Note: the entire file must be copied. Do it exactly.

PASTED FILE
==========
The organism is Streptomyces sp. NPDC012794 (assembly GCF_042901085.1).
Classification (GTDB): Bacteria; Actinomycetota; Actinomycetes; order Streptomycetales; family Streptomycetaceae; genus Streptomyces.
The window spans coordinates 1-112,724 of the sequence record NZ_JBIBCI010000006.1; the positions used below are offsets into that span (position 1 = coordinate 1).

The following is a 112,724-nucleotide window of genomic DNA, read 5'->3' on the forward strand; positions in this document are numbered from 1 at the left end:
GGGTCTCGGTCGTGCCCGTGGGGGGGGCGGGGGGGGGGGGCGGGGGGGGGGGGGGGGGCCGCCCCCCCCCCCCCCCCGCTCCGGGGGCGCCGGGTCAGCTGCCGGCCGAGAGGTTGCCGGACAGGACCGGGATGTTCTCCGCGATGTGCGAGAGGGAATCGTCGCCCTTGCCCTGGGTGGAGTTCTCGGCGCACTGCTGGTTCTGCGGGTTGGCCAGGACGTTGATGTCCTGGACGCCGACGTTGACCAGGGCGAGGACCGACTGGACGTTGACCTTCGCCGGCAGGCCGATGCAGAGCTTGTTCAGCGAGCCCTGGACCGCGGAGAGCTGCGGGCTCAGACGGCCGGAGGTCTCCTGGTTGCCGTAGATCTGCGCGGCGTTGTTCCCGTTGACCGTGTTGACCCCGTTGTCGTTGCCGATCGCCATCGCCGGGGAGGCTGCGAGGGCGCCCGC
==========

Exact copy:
The organism is Streptomyces sp. NPDC012794 (assembly GCF_042901085.1).
Classification (GTDB): Bacteria; Actinomycetota; Actinomycetes; order Streptomycetales; family Streptomycetaceae; genus Streptomyces.
The window spans coordinates 1-112,724 of the sequence record NZ_JBIBCI010000006.1; the positions used below are offsets into that span (position 1 = coordinate 1).

The following is a 112,724-nucleotide window of genomic DNA, read 5'->3' on the forward strand; positions in this document are numbered from 1 at the left end:
GGGTCTCGGTCGTGCCCGTGGGGGGGGCGGGGGGGGGGGGCGGGGGGGGGGGGGGGGGCCGCCCCCCCCCCCCCCCCGCTCCGGGGGCGCCGGGTCAGCTGCCGGCCGAGAGGTTGCCGGACAGGACCGGGATGTTCTCCGCGATGTGCGAGAGGGAATCGTCGCCCTTGCCCTGGGTGGAGTTCTCGGCGCACTGCTGGTTCTGCGGGTTGGCCAGGACGTTGATGTCCTGGACGCCGACGTTGACCAGGGCGAGGACCGACTGGACGTTGACCTTCGCCGGCAGGCCGATGCAGAGCTTGTTCAGCGAGCCCTGGACCGCGGAGAGCTGCGGGCTCAGACGGCCGGAGGTCTCCTGGTTGCCGTAGATCTGCGCGGCGTTGTTCCCGTTGACCGTGTTGACCCCGTTGTCGTTGCCGATCGCCATCGCCGGGGAGGCTGCGAGGGCGCCCGC